Saul - Jewish or Christian, spiritual or religious? Acts 9
2/23/2017 10:52:37 PM
Spiritual or Christian ... is there a difference?
Saul … Jewish or Christian, Spiritual or Religious?
It was Saturday night and I took my laptop to a little café adjacent to the old motel where I was staying. Minding my own business, I was reviewing some needed updates for www.Pastorwoman.com, when a young couple came in and sat across from me. The guy said, ‘Hey, are you really working—on Saturday night?’ His question sparked an evening of back and forth conversation and continued camaraderie on a subsequent trip to old Flagstaff. And because my work is centered on my faith, matters of faith and philosophy became a topic of discussion, as is so often the case.
Craig was describing someone he knew as being really Christian, ‘you know, the kind who actually reads his Bible—you know what I’m talking about?’ he looked at me to see if I was tracking. I nodded. ‘I mean, I consider myself a Christian, but I don’t go that far, you know what I’m saying?’ ‘Oh yes, I get it,’ I simply responded. ‘I mean, do you—do you read the Bible?’ he queried. I smiled and said, ‘Well, as a matter of fact, I really do . . .’
It seems more often than not, folks describe themselves as spiritual. Truly, how many times have you heard the term, which is broad and vague and can mean anything a person wants.
Walking the sidewalks of Flagstaff and Sedona1, I see and sense the iterations of spiritual all around me.
One might call herself Spiritual, because she sees a Native American medicine man
Or himself Spiritual, because he is a deep feeler, a soulful thinker
Or Spiritual, as in a wearer of crystals for various healing properties
Spiritual, as in more concerned with the human spirit or soul than material or physical things
Spiritual, as in belief in one’s chakras – [centers of spiritual power in the human body]
Spiritual, as in a disciplined yoga practitioner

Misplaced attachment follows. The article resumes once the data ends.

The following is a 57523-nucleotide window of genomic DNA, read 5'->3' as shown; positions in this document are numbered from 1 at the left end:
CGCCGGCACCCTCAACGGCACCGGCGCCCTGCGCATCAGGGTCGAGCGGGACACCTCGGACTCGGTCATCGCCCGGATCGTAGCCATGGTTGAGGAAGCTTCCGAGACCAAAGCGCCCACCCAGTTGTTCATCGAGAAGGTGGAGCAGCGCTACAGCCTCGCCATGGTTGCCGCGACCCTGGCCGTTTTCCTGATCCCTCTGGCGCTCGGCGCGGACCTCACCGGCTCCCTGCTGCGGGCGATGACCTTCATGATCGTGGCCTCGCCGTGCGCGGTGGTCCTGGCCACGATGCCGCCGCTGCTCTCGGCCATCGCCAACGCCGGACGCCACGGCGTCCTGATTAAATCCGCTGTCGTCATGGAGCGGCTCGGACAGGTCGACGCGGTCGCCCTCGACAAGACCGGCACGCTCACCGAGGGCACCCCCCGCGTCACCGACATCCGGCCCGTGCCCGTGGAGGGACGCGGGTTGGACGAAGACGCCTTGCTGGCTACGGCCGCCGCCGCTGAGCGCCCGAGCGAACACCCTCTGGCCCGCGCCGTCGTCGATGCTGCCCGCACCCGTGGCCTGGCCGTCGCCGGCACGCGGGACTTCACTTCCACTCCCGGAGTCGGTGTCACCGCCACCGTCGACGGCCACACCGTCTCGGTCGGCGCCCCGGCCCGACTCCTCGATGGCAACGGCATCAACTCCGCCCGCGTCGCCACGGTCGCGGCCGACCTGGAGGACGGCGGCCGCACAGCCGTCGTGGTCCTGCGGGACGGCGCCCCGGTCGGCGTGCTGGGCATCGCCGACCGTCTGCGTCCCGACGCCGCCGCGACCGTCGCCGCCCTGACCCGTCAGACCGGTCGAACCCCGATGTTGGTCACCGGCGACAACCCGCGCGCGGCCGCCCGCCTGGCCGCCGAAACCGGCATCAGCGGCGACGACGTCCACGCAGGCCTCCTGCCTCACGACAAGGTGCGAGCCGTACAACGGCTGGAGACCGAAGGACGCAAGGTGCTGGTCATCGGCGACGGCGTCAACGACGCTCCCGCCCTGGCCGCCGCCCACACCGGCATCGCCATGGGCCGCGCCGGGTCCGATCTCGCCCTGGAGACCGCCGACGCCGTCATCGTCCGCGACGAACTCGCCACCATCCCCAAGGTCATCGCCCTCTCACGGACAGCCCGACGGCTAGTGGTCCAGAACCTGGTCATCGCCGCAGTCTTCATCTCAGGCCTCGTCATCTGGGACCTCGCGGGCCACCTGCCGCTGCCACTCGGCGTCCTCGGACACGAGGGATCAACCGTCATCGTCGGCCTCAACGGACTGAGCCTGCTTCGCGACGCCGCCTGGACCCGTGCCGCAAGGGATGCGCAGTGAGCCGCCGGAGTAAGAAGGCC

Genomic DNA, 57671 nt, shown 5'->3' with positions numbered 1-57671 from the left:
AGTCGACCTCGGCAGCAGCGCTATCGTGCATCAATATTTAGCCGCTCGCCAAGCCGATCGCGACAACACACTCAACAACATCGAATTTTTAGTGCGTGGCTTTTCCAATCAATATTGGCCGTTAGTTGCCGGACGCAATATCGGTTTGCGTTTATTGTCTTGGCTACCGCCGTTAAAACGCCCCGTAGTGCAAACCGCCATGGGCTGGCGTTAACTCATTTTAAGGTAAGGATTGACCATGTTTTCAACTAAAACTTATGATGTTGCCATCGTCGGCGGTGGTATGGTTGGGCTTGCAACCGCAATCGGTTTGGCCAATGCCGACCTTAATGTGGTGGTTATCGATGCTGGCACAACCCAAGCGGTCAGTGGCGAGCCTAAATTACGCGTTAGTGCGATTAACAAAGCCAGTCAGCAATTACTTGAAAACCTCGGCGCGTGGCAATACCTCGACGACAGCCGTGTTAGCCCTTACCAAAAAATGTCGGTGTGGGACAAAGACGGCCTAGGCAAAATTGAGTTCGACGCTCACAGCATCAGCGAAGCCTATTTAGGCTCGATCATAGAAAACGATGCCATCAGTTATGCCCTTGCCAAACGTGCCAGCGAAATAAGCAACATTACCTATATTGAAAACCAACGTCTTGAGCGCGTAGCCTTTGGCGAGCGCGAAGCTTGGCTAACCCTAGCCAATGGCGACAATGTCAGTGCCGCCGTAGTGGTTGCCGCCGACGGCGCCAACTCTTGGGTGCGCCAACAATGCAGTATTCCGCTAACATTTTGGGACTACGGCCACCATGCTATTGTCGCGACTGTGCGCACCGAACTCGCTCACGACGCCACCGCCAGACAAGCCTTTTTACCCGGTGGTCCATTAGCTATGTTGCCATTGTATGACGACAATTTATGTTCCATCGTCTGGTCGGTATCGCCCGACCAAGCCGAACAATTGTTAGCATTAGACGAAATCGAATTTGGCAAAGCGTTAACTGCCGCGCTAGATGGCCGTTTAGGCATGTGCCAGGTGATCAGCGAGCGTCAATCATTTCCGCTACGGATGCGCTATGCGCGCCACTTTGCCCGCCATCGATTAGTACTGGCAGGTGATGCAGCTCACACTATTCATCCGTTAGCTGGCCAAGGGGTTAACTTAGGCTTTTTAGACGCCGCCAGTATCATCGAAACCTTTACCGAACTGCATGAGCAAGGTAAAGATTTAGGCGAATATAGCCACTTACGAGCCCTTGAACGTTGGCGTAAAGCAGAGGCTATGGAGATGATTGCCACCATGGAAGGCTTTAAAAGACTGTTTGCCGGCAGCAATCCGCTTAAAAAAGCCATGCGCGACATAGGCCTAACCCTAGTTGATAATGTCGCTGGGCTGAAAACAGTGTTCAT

Spiritual, as in new age devotee
Spiritual, as in christian . . .
For that matter, people call themselves ‘Christian’ as in ‘I’m not anything else, so I guess I’m Christian’ . . .
Christian as in—‘well I’m not Jewish, so I’m Christian, right?’
Christian as in ‘I used to go to the Methodist church with my gramma when I was little, so I guess that makes me Christian.’
Any or all of those things might have some value, but I am just not sure that they impress God too much. And that’s where the rubber meets the road – what does the God of the Universe think of your spiritual life? And the fact is, no matter one’s individual faith experience, it is of great value to understand just what beliefs about God one actually holds.
When Saul of Tarsus wished to wipe out the followers of the Way, he was, of course, staunchly Jewish. He rightly perceived Jesus’ disciples as a huge threat to Judaism, the Torah and temple life as he knew it, studied it, and lived it. What influenced the man so greatly? As with so many of us,
The religion he was taught at home was what influenced him most.
Consider his early life--born to a strict Pharisee father, Saul was trained as a "Hebrew of the Hebrews." Significantly, he also had Roman citizenship, which gave him political privilege and protection, which would come in handy later in his life. He was born in Tarsus2, a city that bustled with commerce and wealth. Since all Jewish men were expected to learn a trade, Saul learned the trade of tent making, one of the principal trades of Tarsus. However, it became clear early on that Saul's keen mind and serious disposition suited him well for training as a rabbi. The 'college' (yeshiva) to train young men for the ministry was in Jerusalem, so about age 13, Saul travelled to Jerusalem (2200+ miles by land), and began his studies under Rabbi Gamaliel. Saul was very well versed in Old Testament Scriptures, because of his rigorous study with Gamaliel, and was an articulate communicator.
No wonder he would not tolerate the rise and spread of what would soon come to be known as Christianity. Saul was a righteous, learned, devout Jew, plus he had power to do something about the growing threat. And obviously, though he knew the prophecies about the Messiah, he did not believe Jesus Christ was the long-awaited Messiah. He sanctioned the stoning of Stephen and the intense persecution of Jesus followers, but all because what he believed, he believed it wholeheartedly. So much that he risked his life for it … and when Christ got ahold of him, when he saw the light, he similarly gave his all for Yeshua, the Messiah.
Are you and I so convinced, so sold out for our beliefs, our commitment to Jesus Christ, that we would give our all, or are we just spiritual? Hmmm.
1 – Flagstaff and Sedona – cities in Northern Arizona
2 - Tarsus is in southern Turkey, along the Mediterranean Ocean